MADISON, NJ – Budget season has taken over the bulk of recent Madison Council meetings. At the Monday, Feb. 27 meeting, Mayor Robert Conley asked for a motion and vote on a $1.5 million adjustment. “We get great services for our taxes,” he said. The council voted 5-0. Councilman Robert Landrigan was not present.
The proposed budget is expected to have a 2% increase in property taxes for the average home, but that tax would be higher for new ratables, according to Chief Financial Officer James Burnet. Burnet said there were minor changes, including a $1 million annual electric rate adjustment. Residents could see a dividend on their electric bills as a result. Burnet estimates new construction will generate $121,000 in municipal revenue. He said the Green Village Road project will be Madison’s second highest tax payer. The overall budget increase, he said, is “a manageable 1.86%.”
Other areas he highlighted as good news are a revised five-year capital plan, over $7 million in capital funding, including a $1 million Central Avenue water main project; expanded reliance on predicable revenues and reduction in use of utility surplus to fund operations.
Burnet said the rates for the water utility are significantly lower than communities that rely on American Water Service. An electric rebate program has seen an increase to 380 applications in 2016 with a rebate of $150 per household. “It’s an extremely successful program for Madison’s most needy residents,” he said.
Burnet noted a reduction in operating expenses came from state health plan contributions by employees, who now contribute 30 to 35% through a contract with Bloomfield for health services.
Burnet emphasized the role Strategic Planning Guidelines played in predictable revenues and that council should consider the ‘right’ amount of general capital, whether various services should be enhanced or reduced, what is the ‘right’ amount of taxes and what should be done with the electric utility surplus.
Resident Tom Bintinger said of the Strategic Plan, now in its 2nd year, that “time changes and circumstances change” and that parameters should be revisited. He also thanked the council for its support of the library, which he said is “a wonderful community service” and that the building is 50 years old.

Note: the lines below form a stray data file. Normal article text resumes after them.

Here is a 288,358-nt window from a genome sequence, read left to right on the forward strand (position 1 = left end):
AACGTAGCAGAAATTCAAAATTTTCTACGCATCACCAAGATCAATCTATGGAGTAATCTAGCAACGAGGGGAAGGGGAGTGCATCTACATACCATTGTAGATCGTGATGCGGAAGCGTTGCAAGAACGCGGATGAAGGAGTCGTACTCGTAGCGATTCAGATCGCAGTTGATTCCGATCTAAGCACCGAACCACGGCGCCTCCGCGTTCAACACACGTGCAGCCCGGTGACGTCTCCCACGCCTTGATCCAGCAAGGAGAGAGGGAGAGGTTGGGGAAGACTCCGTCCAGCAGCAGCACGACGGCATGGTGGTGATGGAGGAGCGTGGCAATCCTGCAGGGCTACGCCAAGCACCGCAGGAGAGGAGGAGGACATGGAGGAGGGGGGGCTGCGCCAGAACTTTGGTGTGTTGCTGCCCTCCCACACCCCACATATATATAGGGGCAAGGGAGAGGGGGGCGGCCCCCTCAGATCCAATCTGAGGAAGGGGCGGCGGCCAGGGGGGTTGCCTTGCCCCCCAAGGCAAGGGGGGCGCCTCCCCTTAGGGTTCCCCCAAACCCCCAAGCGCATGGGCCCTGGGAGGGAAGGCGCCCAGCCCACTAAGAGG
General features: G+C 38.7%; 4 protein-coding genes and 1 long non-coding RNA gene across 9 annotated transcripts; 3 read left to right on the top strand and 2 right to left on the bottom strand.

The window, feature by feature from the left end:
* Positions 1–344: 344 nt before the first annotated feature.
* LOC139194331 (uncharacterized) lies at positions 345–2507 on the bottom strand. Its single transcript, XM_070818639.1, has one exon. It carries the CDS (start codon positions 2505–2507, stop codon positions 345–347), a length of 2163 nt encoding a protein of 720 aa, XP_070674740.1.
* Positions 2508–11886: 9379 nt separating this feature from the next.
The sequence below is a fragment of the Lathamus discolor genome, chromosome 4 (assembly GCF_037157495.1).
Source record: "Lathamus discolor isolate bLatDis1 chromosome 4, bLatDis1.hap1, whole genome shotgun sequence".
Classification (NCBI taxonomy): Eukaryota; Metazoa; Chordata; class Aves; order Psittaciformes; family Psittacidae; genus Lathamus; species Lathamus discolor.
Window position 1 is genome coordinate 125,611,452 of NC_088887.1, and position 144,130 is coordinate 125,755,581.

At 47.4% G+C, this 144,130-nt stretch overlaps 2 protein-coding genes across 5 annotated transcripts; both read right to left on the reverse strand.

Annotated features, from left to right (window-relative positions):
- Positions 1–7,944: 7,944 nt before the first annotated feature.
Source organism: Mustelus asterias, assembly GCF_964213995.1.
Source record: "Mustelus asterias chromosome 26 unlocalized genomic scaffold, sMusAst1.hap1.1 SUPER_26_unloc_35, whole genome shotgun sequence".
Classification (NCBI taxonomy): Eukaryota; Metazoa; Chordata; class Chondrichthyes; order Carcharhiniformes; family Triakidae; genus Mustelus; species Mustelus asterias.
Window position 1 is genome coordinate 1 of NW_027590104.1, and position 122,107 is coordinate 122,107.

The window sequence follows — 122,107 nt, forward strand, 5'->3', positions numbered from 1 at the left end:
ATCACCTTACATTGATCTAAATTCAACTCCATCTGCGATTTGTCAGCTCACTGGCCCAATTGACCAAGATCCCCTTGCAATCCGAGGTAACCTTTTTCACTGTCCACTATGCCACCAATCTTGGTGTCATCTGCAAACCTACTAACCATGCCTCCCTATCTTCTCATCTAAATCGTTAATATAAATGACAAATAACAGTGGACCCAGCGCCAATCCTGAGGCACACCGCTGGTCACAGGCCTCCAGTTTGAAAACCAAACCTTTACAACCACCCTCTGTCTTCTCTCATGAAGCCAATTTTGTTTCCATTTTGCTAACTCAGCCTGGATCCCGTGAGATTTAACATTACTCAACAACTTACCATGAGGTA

Resident John Hoover said Burnet’s presentation was impressive and important and urged council members to encourage more presence by the public at its meetings. He questioned the electric utility dividend, saying it would appear that the council takes it away, and then gives it back, which should lead to a reduction in cost.
“This is a wonderful budget,” Council member Carmela Vitale said. “I’m very, very pleased.” She said the attention to infrastructure, such as the culvert on Elm Street, was paying off.
Council member Ben Wolkowitz noted the budget was “more accessible to residents” and that Burnet worked with the Strategic Plan guidelines, which was something new, “and ran with it.”
Council member Patrick Rowe said he takes the budget seriously and likes the idea of seeing surplus guidelines year over year. New council member Maureen Byrne said she found the budget guidelines very helpful and it was “an edifying experience.”
Council member Astri Baillie noted that residents have the right to appeal property taxes and that this was the eighth budget presentation. She anticipates the budget will be introduced on March 13. The budget would be adopted in April.
Earlier in the evening, Mayor Conley gave proclamations for an End Hunger Day on March 27 and an International Day of Happiness on March 11, which deals with mental health awareness and a ‘Paint the Town Yellow’ theme.
The mayor also commended the Fire Department, Police, Ambulance Corp, Mutual Aid and Red Cross for their prompt response during a downtown apartment fire on Jan. 19. He said the fire could have spread to other buildings, but the cooperation of neighboring fire departments helped control the flames and there were no injuries.
Conley also mentioned the Peace March on March 23 with students from Drew University, Fairleigh Dickinson and St. Elizabeth in honor of Dr. Martin Luther King and Black History Month, culminating in a candle light vigil. “It was about peace, not a protest,” he said.